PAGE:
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Science and the Unseen World

Science and the Unseen World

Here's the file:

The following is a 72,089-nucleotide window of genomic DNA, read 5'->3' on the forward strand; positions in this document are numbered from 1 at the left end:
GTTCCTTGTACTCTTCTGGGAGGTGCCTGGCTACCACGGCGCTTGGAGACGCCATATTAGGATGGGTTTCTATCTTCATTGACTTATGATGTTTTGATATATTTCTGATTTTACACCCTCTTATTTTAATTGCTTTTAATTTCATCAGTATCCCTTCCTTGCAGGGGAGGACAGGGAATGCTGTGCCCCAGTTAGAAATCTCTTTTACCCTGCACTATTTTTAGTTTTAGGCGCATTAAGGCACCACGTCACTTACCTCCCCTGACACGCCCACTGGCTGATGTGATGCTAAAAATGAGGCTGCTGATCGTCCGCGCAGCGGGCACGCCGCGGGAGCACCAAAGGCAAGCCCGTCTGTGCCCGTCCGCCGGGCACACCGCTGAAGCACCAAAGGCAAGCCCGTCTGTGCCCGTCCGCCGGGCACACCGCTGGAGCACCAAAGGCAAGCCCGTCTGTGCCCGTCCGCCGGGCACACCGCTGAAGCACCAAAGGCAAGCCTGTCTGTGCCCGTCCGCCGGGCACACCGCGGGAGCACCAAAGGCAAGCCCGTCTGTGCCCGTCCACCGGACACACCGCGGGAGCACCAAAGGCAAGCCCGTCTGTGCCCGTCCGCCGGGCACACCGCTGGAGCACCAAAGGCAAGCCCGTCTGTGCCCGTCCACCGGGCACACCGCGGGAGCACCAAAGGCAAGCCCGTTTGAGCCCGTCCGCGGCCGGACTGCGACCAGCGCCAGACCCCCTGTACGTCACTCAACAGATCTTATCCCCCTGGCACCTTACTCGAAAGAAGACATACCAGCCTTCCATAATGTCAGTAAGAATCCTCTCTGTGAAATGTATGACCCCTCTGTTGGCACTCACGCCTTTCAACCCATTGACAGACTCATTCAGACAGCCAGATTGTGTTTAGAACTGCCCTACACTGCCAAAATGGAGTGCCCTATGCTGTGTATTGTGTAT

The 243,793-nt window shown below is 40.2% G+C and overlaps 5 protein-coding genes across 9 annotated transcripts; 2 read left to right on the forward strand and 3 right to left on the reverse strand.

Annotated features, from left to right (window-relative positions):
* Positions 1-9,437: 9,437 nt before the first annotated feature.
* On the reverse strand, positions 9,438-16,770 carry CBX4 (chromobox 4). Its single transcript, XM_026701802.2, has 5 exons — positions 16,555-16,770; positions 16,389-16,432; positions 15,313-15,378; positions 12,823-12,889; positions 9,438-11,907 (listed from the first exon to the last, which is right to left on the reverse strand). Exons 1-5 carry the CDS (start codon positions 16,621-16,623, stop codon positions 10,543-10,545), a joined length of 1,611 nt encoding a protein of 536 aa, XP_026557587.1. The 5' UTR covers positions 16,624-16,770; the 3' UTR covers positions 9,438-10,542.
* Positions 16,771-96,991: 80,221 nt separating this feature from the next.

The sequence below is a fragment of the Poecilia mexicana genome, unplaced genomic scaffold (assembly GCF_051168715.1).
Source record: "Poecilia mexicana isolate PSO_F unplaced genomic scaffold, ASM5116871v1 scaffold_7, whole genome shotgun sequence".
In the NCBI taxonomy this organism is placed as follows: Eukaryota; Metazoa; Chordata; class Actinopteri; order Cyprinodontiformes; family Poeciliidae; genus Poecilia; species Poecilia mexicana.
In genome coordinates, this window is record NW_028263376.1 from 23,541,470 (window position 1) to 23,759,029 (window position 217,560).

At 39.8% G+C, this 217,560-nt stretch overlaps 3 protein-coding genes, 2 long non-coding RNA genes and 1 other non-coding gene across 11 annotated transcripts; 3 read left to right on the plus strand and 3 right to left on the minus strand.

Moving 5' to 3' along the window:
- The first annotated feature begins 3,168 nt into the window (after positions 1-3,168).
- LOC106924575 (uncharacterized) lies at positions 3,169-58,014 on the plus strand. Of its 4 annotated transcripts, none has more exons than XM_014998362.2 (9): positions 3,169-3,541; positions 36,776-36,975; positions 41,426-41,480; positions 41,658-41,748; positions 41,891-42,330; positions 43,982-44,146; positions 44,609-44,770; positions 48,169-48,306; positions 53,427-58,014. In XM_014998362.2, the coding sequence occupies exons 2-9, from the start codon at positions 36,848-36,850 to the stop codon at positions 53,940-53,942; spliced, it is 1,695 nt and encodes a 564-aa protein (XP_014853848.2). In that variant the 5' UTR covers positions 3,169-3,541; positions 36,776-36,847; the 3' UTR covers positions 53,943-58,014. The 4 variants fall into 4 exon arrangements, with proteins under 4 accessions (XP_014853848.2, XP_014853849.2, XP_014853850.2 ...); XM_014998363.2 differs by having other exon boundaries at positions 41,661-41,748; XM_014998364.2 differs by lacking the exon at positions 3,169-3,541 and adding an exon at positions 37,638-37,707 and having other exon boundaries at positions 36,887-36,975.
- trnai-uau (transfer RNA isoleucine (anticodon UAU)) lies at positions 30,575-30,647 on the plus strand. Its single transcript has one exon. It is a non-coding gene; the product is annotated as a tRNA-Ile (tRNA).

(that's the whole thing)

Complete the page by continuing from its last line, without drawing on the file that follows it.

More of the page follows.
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This title is a reprint of the 1929 Swarthmore Lecture, as given by Quaker physicist and astronomer Arthur Stanley Eddington, with an introduction by Prof. George Ellis. it outlines the evolution leading to the advent of man in the physical world, then explores`Eddington's changing views on the scope of physical theory and the ideal of physical explanation. As he explains, "Physics most strongly insists that It's methods do not penetrate behind... symbolism. Surely then that mental and spiritual nature of ourselves, known in our minds by an intimate contact transcending the methods of physics, supplies just that... which science is admittedly unable to give." Prof. Ellis notes in his introduction, "the attitude of the scientist, here so admirably explained, is the attitude, also, of the mystic. Experience, to both, is what matters most," and Eddington concurs that, "you will understand the true spirit neither of science nor of religion unless seeking is placed in the forefront." the lecture explores these ideas in a way that remains fully relevant today. [the long quote by Eddington should get inset]

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